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Scuba Diving – the things you need to know:

April 9, 2008

Isn’t this just the coolest photograph?

JUST CHILLING…

courtesy of Rebecca rebox671

Did you know that a store is not allowed to sell you scuba diving equipment (including tanks) unless you have a licence? I must say I didn’t know that but it makes sense I suppose.

So which licence do you get? There is a choice – there are many organisations around the world offering you the chance to get a scuba diving licence, including most holiday resorts where scuba diving is done. Because I’m biased I would say a BSAC, but in America there are two main options: NAUI or PADI. These two agencies have different philosophies and methods of training.

NAUI is a not-for-profit agency, founded in 1960 and based on educating qualified divers. PADI is a for-profit agency, founded in 1966. PADI takes a marketing approach to diving which has been quite successful and has made them the largest and most recognized certification agency in the world.

PADI offers shorter courses than NAUI with more levels, which may lead divers to falsely believe they are at a higher level of proficiency than they really are.

PADI and NAUI use different dive tables. NAUI’s dive tables tend to be more conservative in terms of Surface Interval Time allotted.

Ultimately, what is most important for your training as a good diver is your instructor rather than the certification agencies s/he is affiliated with.

We suggest you go with a course that gives you several weeks to absorb the dense lectures and book readings on various topics such as buoyancy, diving physics, and depth and time limits. At the end of your course, you will be required to take a written test. You must pass it to become certified. In addition, you’ll need to know how to use your dive tables like the back of your hand (that is, calculate surface interval times for multiple dives and how much time you need to give yourself before increasing or decreasing your depth).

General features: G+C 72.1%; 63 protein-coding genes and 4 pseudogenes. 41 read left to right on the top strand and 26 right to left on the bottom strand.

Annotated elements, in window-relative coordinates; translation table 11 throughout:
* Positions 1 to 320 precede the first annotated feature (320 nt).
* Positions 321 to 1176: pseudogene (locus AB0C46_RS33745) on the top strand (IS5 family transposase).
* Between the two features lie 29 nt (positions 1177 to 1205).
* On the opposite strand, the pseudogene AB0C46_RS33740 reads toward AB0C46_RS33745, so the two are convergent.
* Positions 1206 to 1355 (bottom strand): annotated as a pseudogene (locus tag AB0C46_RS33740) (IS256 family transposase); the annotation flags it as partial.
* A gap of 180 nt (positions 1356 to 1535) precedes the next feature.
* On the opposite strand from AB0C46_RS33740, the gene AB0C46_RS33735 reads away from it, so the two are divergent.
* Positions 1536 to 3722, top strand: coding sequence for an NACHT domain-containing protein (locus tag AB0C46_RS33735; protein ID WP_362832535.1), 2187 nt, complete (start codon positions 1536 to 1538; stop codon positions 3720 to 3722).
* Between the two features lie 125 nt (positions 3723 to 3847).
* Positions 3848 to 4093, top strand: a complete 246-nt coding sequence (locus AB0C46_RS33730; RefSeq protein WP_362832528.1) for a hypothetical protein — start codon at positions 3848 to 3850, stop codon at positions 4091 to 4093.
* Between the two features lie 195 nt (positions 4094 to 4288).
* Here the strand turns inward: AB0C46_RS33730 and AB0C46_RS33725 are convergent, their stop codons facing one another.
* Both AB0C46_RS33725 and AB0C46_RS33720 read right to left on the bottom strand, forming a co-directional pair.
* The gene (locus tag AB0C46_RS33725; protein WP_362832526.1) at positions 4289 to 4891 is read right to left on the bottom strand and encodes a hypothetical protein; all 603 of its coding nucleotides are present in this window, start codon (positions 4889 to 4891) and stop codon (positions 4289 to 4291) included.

While you are reading and studying, you will also be taking swimming pool training dives. Most U.S. based scuba diving agencies have a 200-yard minimum swimming requirement (300 yards for the YMCA) for certification. There are also survival/safety requirements that will be tested in the pool such as treading water and tired diver tow (dragging a tired swimmer to “shore”).

During an open water dive you will be required to do the following:

1. Pass a series of five open water dives in a lake, quarry, ocean or other large body of water.2. You must know how to set up and check your equipment and your buddy’s equipment.

3. You must know your hand signals.

4. You must show that you know how to plan a dive.

5. You must show mastery of Ascent and descent: controlled and normal, with and without reference (boat).

6. You must show that you know how to clean, clear, and remove your mask.

7. You must show that you know how to clear your snorkel.

8. You must show mastery of buoyancy: pivot, hover, donning and doffing the B.C., and manual inflation of the B.C.

9. You must show that you know how to clear and recover your regulator.

10. You must show that you know techniques for overcoming cramps.

11. You must show that you know how to handle tired diver tow.

12. You must show mastery of navigation: compass surface and compass navigation.

When you have a good licence ie: a recognised licence, it gives you the freedom to dive wherever you want – warm water, cold waters etc: And boy is it fun…

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One comment

  1. Anybody interested in learning to dive, I would strongly recommend against taking a resort course. Such courses put you in the ocean much sooner than many people are ready, resulting in people being scared and having an unpleasant dive experience. I suggest doing it the right way, go to your local dive shop and sign up for a course sometime within 6 months of your vacation to someplace warm and tropical. You do the classwork and pool dives at home, get used to the equipment in a swimming pool and then take your “referral” with you to the Caribbean and complete the certification on vacation. This way you are not spending a lot of your vacation “learning” to dive, but actually DOING the diving. You’ll love it and not have to worry about having a “bad” dive right off the bat and potentially discouraging you from a fantastic hobby.



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